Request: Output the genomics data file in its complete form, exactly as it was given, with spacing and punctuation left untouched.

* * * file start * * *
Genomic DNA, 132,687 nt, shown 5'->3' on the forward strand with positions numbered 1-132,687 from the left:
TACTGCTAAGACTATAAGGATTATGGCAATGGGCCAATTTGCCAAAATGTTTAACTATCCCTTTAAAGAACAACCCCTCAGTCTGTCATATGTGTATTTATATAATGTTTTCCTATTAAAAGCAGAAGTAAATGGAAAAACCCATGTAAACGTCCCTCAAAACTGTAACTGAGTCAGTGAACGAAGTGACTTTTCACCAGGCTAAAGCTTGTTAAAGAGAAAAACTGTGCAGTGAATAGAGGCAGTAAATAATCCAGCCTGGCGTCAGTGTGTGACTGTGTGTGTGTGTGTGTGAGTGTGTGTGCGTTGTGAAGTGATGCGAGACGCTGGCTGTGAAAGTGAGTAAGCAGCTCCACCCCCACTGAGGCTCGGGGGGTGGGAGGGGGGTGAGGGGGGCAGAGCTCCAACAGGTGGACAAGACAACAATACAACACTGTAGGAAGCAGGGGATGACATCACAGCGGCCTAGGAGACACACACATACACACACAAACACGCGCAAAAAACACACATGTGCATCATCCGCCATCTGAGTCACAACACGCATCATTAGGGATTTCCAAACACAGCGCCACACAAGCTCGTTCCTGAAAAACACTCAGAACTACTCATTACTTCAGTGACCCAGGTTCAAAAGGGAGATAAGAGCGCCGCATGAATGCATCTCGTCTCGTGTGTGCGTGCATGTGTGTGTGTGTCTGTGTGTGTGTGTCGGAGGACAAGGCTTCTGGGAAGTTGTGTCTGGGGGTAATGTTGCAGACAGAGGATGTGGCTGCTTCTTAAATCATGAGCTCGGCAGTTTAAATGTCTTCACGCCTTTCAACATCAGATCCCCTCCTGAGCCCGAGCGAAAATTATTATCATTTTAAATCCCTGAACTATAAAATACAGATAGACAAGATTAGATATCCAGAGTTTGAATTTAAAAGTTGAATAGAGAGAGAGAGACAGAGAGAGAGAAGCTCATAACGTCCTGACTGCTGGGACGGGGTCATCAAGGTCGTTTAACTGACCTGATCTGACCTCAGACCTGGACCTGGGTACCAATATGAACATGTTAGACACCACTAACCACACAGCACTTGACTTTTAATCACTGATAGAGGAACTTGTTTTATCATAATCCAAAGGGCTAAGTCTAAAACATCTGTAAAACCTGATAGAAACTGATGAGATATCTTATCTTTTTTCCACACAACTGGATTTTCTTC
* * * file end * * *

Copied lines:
Genomic DNA, 132,687 nt, shown 5'->3' on the forward strand with positions numbered 1-132,687 from the left:
TACTGCTAAGACTATAAGGATTATGGCAATGGGCCAATTTGCCAAAATGTTTAACTATCCCTTTAAAGAACAACCCCTCAGTCTGTCATATGTGTATTTATATAATGTTTTCCTATTAAAAGCAGAAGTAAATGGAAAAACCCATGTAAACGTCCCTCAAAACTGTAACTGAGTCAGTGAACGAAGTGACTTTTCACCAGGCTAAAGCTTGTTAAAGAGAAAAACTGTGCAGTGAATAGAGGCAGTAAATAATCCAGCCTGGCGTCAGTGTGTGACTGTGTGTGTGTGTGTGTGAGTGTGTGTGCGTTGTGAAGTGATGCGAGACGCTGGCTGTGAAAGTGAGTAAGCAGCTCCACCCCCACTGAGGCTCGGGGGGTGGGAGGGGGGTGAGGGGGGCAGAGCTCCAACAGGTGGACAAGACAACAATACAACACTGTAGGAAGCAGGGGATGACATCACAGCGGCCTAGGAGACACACACATACACACACAAACACGCGCAAAAAACACACATGTGCATCATCCGCCATCTGAGTCACAACACGCATCATTAGGGATTTCCAAACACAGCGCCACACAAGCTCGTTCCTGAAAAACACTCAGAACTACTCATTACTTCAGTGACCCAGGTTCAAAAGGGAGATAAGAGCGCCGCATGAATGCATCTCGTCTCGTGTGTGCGTGCATGTGTGTGTGTGTCTGTGTGTGTGTGTCGGAGGACAAGGCTTCTGGGAAGTTGTGTCTGGGGGTAATGTTGCAGACAGAGGATGTGGCTGCTTCTTAAATCATGAGCTCGGCAGTTTAAATGTCTTCACGCCTTTCAACATCAGATCCCCTCCTGAGCCCGAGCGAAAATTATTATCATTTTAAATCCCTGAACTATAAAATACAGATAGACAAGATTAGATATCCAGAGTTTGAATTTAAAAGTTGAATAGAGAGAGAGAGACAGAGAGAGAGAAGCTCATAACGTCCTGACTGCTGGGACGGGGTCATCAAGGTCGTTTAACTGACCTGATCTGACCTCAGACCTGGACCTGGGTACCAATATGAACATGTTAGACACCACTAACCACACAGCACTTGACTTTTAATCACTGATAGAGGAACTTGTTTTATCATAATCCAAAGGGCTAAGTCTAAAACATCTGTAAAACCTGATAGAAACTGATGAGATATCTTATCTTTTTTCCACACAACTGGATTTTCTTC